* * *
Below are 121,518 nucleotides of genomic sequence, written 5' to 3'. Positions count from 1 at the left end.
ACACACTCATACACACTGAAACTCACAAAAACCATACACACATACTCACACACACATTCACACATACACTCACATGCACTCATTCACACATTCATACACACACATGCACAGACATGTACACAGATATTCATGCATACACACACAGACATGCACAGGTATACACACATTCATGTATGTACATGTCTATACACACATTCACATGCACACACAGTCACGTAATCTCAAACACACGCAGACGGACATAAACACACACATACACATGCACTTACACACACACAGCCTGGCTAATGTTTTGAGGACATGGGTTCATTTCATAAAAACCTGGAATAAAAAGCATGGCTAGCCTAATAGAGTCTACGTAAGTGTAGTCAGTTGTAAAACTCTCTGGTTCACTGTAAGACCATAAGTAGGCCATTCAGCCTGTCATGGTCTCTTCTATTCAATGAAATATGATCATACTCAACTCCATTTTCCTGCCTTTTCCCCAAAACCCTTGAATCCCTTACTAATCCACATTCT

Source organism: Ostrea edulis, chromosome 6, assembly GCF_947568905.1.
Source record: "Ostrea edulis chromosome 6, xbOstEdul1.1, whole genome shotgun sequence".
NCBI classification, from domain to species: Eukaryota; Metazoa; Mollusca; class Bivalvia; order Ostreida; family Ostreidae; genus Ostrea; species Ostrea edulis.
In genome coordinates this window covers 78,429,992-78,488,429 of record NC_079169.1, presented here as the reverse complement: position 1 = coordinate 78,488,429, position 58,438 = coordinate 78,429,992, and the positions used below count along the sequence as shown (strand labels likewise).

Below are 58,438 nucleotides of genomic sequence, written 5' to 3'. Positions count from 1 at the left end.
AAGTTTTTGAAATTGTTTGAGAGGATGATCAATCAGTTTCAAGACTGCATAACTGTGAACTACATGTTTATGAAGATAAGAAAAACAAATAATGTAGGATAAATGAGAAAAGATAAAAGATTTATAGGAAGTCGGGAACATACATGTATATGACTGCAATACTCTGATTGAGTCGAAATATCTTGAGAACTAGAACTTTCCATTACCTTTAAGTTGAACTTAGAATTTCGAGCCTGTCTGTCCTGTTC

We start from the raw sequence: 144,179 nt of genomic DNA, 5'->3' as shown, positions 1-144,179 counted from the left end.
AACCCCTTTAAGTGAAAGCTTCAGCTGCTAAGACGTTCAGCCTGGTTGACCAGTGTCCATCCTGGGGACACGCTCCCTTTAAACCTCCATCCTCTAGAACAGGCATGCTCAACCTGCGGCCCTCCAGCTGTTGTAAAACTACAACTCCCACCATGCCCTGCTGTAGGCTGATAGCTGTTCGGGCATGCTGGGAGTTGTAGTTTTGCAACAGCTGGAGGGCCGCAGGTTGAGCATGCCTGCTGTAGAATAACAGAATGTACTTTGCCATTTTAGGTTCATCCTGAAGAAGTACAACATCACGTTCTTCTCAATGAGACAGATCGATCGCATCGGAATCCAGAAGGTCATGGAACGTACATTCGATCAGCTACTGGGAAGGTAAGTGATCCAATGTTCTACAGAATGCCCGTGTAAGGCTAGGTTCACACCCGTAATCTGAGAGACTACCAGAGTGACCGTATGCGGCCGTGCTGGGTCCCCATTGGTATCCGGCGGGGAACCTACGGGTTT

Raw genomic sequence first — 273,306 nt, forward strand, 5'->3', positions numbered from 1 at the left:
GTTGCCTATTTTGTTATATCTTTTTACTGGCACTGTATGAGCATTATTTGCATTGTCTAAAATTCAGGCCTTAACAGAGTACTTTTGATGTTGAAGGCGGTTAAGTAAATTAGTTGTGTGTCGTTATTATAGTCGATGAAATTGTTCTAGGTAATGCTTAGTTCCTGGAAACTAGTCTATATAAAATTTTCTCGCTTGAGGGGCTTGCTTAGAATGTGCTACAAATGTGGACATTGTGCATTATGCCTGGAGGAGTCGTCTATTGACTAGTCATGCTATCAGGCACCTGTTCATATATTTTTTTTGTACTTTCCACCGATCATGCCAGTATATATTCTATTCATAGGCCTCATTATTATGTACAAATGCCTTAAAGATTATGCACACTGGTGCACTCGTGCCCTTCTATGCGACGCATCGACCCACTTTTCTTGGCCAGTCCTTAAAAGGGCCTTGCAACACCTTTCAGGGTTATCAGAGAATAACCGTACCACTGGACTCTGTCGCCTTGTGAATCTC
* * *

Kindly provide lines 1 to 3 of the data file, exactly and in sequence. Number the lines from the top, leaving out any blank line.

Below are 121,518 nucleotides of genomic sequence, written 5' to 3'. Positions count from 1 at the left end.
ACACACTCATACACACTGAAACTCACAAAAACCATACACACATACTCACACACACATTCACACATACACTCACATGCACTCATTCACACATTCATACACACACATGCACAGACATGTACACAGATATTCATGCATACACACACAGACATGCACAGGTATACACACATTCATGTATGTACATGTCTATACACACATTCACATGCACACACAGTCACGTAATCTCAAACACACGCAGACGGACATAAACACACACATACACATGCACTTACACACACACAGCCTGGCTAATGTTTTGAGGACATGGGTTCATTTCATAAAAACCTGGAATAAAAAGCATGGCTAGCCTAATAGAGTCTACGTAAGTGTAGTCAGTTGTAAAACTCTCTGGTTCACTGTAAGACCATAAGTAGGCCATTCAGCCTGTCATGGTCTCTTCTATTCAATGAAATATGATCATACTCAACTCCATTTTCCTGCCTTTTCCCCAAAACCCTTGAATCCCTTACTAATCCACATTCT

Source organism: Ostrea edulis, chromosome 6, assembly GCF_947568905.1.